What is the mechanism behide?

lion dance_code at hotmail.com
Tue Sep 24 11:40:49 EDT 2002

I'm studying the singleton pattern, there are something I don't
understand in the sample code below:
class OnlyOne:
  class __OnlyOne:
    def __init__(self, arg):
      self.val = arg
    def __str__(self):
      return `self` + self.val
  instance = None
  def __init__(self, arg):
    if not OnlyOne.instance:
      OnlyOne.instance = OnlyOne.__OnlyOne(arg)
      OnlyOne.instance.val = arg
  def __getattr__(self, name):
    return getattr(self.instance, name)

print "The output:"
x = OnlyOne('sausage')
print x
y = OnlyOne('eggs')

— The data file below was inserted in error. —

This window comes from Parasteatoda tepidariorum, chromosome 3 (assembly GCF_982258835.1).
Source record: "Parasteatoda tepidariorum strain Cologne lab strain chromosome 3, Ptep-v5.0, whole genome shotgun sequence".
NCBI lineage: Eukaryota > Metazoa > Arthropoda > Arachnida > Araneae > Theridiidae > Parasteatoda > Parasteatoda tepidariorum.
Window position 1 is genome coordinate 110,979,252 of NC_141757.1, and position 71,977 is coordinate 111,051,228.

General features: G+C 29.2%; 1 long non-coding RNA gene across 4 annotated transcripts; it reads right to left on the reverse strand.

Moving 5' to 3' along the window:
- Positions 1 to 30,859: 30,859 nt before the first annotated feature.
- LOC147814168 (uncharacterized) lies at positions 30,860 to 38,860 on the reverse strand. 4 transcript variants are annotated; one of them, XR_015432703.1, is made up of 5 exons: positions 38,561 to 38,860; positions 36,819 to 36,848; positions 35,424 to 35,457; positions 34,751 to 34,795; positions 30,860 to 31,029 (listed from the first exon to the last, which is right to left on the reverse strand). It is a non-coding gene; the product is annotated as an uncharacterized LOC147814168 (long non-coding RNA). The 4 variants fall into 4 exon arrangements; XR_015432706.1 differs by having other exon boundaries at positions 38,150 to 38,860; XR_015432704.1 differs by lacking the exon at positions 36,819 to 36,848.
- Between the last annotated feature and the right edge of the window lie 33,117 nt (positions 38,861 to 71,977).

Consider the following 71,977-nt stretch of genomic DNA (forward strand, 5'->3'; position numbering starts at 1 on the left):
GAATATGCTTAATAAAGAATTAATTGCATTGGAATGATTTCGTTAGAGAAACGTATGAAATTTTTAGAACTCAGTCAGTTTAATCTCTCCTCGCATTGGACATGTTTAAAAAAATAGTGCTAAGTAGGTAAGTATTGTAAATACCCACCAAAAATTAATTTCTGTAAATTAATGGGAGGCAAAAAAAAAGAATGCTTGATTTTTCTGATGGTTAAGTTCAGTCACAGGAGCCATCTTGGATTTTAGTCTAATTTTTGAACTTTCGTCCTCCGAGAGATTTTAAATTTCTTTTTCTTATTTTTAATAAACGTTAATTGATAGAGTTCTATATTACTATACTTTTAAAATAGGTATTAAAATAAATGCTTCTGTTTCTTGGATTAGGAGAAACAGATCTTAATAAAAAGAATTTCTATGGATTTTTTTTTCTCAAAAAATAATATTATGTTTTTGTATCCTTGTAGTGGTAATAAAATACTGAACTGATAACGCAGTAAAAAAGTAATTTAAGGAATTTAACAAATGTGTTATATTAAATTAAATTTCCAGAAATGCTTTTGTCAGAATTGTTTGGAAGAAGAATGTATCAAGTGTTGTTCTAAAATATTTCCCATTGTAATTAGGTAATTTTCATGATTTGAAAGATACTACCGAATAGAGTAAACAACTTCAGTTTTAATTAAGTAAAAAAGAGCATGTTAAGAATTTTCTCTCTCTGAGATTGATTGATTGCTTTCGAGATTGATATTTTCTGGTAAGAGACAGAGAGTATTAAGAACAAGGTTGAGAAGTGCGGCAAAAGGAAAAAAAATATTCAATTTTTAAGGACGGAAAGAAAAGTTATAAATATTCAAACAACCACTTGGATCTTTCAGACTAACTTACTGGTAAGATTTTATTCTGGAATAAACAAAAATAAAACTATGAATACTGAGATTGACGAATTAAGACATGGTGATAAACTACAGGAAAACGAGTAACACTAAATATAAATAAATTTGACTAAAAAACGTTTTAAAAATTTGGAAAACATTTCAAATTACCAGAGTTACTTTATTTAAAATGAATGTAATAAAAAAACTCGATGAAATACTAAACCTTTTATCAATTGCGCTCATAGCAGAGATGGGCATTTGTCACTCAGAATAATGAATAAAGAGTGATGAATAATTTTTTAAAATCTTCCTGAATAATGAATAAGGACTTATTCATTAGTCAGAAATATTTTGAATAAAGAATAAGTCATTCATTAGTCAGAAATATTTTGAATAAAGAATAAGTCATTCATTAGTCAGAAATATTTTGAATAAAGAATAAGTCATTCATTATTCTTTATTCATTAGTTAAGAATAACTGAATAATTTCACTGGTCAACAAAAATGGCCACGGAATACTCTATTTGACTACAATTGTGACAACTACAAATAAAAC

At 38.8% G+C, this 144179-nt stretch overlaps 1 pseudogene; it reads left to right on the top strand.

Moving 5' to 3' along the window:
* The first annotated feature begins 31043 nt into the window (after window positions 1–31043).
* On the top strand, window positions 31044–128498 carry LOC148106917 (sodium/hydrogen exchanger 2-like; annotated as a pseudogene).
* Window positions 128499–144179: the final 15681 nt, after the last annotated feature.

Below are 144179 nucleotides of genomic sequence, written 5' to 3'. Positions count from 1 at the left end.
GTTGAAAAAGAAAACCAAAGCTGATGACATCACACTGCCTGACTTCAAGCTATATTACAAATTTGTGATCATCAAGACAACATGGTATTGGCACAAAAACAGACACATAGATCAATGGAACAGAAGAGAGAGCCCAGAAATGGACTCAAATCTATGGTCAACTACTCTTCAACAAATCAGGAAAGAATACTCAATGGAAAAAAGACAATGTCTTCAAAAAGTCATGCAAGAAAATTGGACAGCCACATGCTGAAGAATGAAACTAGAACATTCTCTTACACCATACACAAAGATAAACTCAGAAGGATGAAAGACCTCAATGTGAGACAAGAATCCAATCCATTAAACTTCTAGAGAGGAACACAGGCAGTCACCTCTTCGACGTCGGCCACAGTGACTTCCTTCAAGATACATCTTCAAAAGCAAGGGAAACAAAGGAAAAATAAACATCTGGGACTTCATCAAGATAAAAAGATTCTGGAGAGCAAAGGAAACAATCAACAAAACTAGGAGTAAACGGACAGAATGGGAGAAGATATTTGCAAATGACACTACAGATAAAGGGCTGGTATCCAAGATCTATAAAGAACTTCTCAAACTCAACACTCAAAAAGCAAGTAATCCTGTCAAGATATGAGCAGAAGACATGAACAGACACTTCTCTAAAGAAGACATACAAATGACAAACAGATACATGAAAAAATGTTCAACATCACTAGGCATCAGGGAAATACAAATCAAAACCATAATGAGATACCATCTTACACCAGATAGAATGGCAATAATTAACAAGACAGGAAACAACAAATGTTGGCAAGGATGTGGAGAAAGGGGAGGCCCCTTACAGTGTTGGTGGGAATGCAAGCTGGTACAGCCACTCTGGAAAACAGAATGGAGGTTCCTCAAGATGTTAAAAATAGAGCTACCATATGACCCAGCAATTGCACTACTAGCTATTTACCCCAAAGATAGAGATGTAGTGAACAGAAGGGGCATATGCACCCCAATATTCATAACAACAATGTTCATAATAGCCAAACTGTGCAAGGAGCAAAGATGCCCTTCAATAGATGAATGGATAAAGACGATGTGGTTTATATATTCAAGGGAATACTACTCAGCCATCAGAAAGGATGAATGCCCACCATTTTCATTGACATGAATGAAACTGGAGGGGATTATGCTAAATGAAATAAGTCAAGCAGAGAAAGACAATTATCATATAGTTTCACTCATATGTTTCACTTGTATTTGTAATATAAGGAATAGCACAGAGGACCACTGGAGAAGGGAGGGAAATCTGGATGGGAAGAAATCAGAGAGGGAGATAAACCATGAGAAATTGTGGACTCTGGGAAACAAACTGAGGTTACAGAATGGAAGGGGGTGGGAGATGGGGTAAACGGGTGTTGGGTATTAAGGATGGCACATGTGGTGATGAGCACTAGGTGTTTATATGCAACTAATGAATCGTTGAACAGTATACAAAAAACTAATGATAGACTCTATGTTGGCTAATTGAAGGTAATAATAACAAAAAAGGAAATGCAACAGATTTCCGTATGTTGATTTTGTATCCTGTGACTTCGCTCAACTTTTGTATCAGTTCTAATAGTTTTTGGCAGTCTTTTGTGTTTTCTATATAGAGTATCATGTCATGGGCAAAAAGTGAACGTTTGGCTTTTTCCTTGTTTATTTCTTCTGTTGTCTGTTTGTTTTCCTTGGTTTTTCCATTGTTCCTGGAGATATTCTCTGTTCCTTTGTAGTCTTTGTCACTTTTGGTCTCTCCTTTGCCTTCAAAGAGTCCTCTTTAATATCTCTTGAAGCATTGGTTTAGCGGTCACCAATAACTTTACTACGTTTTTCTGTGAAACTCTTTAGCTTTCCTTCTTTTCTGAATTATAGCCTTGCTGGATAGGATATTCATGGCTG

print y
z = OnlyOne('spam')
print z
print x
print y
print `x`
print `y`
print `z`

Here are the output:
The output:
<__main__.__OnlyOne instance at 0x00C65AE0>sausage
<__main__.__OnlyOne instance at 0x00C65AE0>eggs
<__main__.__OnlyOne instance at 0x00C65AE0>spam
<__main__.__OnlyOne instance at 0x00C65AE0>spam
<__main__.__OnlyOne instance at 0x00C65AE0>spam
<__main__.OnlyOne instance at 0x00C62C58>
<__main__.OnlyOne instance at 0x00C64400>
<__main__.OnlyOne instance at 0x00C5DC20>

    I'm puzzled that what is behide the statement "print x" ? It seem
that the "print x" is implicitly turned into "print x.instance". It
was said that the redirection is steered by the function
__getattr__(self, name), but the function need two parameter, there is
only one, I mean, x. Additionally, the function __str__(self) must
also be invoked implicitly in the print-statement. Finally, the
difference  between statement "print x" and "print `x`" is also
unknown for me.
    It all like magic! Could anyone explain the mechanism for me?

Thank in advance,

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